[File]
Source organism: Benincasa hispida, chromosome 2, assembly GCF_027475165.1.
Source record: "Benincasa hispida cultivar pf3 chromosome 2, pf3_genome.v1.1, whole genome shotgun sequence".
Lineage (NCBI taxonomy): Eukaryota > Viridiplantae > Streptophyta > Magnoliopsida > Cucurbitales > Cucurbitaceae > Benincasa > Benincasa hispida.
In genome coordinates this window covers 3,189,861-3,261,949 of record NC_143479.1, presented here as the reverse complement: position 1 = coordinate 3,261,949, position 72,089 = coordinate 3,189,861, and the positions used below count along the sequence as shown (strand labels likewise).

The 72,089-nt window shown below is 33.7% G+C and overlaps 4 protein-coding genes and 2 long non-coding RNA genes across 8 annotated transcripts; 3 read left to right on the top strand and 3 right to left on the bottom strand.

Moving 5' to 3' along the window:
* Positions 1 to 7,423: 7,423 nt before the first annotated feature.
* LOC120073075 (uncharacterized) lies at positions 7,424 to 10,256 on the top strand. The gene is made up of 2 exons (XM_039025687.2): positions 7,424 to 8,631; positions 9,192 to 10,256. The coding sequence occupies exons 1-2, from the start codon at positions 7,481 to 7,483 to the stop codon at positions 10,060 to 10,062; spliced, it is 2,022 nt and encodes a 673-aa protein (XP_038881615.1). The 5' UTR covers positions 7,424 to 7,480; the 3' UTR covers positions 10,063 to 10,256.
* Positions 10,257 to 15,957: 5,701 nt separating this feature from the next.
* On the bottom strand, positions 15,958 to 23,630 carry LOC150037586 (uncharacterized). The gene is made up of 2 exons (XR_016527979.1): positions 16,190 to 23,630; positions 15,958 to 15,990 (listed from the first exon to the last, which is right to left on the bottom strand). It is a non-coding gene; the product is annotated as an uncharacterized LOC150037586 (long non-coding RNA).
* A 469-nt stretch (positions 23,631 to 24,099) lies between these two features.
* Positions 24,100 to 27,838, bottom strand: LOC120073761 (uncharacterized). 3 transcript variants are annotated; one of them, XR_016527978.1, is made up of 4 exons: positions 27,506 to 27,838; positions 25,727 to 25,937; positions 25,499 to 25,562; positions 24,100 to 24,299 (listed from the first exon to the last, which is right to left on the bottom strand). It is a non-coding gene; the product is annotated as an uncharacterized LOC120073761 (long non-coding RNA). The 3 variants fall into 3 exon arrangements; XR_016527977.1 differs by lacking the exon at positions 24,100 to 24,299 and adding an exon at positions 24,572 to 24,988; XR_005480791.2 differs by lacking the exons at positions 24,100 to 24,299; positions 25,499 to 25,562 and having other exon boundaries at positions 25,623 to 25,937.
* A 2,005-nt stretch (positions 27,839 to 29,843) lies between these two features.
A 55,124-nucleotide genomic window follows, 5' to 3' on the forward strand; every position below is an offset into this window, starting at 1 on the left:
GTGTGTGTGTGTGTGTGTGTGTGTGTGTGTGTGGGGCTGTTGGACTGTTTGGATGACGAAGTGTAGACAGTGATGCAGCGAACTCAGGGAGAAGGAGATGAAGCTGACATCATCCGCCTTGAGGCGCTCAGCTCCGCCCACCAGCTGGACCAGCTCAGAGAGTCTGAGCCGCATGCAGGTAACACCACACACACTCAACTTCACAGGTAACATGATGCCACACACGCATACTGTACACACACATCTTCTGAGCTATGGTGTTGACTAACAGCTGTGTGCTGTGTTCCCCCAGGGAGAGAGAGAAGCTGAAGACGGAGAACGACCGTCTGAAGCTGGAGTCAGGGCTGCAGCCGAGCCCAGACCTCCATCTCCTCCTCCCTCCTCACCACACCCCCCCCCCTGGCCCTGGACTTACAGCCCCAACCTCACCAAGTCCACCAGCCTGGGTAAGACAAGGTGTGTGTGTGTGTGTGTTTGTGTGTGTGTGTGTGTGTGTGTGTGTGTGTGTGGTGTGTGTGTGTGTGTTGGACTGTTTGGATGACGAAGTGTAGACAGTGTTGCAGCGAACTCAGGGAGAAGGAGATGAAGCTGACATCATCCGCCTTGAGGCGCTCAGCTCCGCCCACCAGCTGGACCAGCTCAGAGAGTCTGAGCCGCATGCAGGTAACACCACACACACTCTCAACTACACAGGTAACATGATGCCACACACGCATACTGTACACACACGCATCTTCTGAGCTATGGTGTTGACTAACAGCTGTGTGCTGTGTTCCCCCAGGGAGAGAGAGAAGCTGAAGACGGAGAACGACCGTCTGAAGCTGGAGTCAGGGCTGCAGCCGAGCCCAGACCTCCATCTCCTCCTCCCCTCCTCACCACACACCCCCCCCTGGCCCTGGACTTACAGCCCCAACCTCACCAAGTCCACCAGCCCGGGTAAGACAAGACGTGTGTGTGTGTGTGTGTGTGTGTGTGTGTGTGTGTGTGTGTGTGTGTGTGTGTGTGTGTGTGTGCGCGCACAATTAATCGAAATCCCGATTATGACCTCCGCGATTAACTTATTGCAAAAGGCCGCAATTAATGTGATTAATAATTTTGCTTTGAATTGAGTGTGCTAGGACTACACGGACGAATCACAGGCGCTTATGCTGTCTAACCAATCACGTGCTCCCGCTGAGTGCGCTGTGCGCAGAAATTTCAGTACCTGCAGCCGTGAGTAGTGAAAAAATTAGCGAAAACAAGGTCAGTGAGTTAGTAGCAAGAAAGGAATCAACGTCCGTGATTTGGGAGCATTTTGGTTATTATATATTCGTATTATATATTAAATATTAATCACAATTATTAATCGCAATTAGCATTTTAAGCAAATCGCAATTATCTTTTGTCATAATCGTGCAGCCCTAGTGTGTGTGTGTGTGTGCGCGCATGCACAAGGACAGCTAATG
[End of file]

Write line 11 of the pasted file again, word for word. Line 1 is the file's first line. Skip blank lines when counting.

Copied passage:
* A 469-nt stretch (positions 23,631 to 24,099) lies between these two features.